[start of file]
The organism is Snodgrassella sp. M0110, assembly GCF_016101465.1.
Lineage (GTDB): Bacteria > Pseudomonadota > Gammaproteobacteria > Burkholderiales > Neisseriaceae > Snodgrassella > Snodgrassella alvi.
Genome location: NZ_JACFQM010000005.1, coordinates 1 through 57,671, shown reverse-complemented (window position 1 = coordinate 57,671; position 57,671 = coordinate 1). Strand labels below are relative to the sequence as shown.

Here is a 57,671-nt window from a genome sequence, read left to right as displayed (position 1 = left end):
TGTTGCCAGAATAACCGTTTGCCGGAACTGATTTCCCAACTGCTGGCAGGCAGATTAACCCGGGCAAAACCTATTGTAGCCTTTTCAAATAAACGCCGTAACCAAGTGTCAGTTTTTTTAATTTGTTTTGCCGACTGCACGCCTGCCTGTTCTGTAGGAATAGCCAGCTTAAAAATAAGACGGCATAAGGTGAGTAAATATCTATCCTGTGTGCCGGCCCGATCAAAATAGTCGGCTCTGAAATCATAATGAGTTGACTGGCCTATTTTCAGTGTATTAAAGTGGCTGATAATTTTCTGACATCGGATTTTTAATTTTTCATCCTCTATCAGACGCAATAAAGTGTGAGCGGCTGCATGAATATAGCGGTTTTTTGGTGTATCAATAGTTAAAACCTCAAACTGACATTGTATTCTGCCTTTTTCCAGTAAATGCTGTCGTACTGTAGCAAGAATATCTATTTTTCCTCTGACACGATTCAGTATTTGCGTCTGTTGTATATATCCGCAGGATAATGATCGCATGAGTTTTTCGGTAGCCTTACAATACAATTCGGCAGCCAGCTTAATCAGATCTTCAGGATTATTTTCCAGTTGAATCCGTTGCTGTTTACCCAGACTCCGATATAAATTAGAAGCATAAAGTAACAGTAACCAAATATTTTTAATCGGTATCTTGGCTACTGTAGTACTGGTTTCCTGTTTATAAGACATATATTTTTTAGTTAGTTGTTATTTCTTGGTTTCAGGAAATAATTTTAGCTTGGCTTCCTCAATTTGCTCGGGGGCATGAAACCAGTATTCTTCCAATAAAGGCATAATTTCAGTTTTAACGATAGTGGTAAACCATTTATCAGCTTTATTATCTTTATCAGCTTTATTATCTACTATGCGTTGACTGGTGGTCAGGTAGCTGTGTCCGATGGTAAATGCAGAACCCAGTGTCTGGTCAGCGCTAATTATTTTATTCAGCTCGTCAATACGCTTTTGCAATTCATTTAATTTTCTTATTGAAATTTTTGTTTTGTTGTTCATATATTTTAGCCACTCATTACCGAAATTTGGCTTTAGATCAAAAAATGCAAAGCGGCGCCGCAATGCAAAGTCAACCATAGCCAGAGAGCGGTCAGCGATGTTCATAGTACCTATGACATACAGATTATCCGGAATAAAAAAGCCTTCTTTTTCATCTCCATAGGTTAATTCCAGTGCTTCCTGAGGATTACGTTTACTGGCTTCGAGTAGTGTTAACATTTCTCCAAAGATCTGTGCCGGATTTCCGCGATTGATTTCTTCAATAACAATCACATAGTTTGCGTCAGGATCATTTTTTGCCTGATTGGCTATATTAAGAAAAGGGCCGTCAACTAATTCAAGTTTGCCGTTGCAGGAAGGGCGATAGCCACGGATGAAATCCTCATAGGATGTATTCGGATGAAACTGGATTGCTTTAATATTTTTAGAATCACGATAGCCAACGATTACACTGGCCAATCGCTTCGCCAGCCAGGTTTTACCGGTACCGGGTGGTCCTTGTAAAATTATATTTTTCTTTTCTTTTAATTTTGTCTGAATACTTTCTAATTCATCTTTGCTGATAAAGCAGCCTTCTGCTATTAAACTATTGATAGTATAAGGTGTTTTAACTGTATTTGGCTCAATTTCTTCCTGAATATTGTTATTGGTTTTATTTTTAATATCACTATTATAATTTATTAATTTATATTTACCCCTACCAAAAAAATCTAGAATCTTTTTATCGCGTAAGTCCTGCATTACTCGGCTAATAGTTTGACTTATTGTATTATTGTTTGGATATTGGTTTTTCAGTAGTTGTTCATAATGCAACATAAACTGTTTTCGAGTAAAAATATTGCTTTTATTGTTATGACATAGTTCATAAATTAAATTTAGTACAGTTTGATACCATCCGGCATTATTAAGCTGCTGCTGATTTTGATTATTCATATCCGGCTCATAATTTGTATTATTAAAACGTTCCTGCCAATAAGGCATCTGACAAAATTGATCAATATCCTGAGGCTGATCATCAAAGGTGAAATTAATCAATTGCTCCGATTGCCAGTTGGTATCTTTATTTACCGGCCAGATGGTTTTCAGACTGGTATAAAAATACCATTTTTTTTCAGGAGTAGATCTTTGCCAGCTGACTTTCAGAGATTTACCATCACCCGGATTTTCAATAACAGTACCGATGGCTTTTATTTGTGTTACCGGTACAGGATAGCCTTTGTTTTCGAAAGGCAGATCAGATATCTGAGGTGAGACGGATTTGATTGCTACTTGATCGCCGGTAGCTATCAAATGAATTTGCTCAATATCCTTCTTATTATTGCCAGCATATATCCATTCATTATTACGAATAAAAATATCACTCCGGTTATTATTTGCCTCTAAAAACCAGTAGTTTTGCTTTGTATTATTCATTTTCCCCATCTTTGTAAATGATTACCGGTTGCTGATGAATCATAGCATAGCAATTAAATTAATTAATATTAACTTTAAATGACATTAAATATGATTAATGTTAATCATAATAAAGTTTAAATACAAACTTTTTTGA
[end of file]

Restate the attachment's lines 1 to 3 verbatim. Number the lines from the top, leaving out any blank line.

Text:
The organism is Snodgrassella sp. M0110, assembly GCF_016101465.1.
Lineage (GTDB): Bacteria > Pseudomonadota > Gammaproteobacteria > Burkholderiales > Neisseriaceae > Snodgrassella > Snodgrassella alvi.
Genome location: NZ_JACFQM010000005.1, coordinates 1 through 57,671, shown reverse-complemented (window position 1 = coordinate 57,671; position 57,671 = coordinate 1). Strand labels below are relative to the sequence as shown.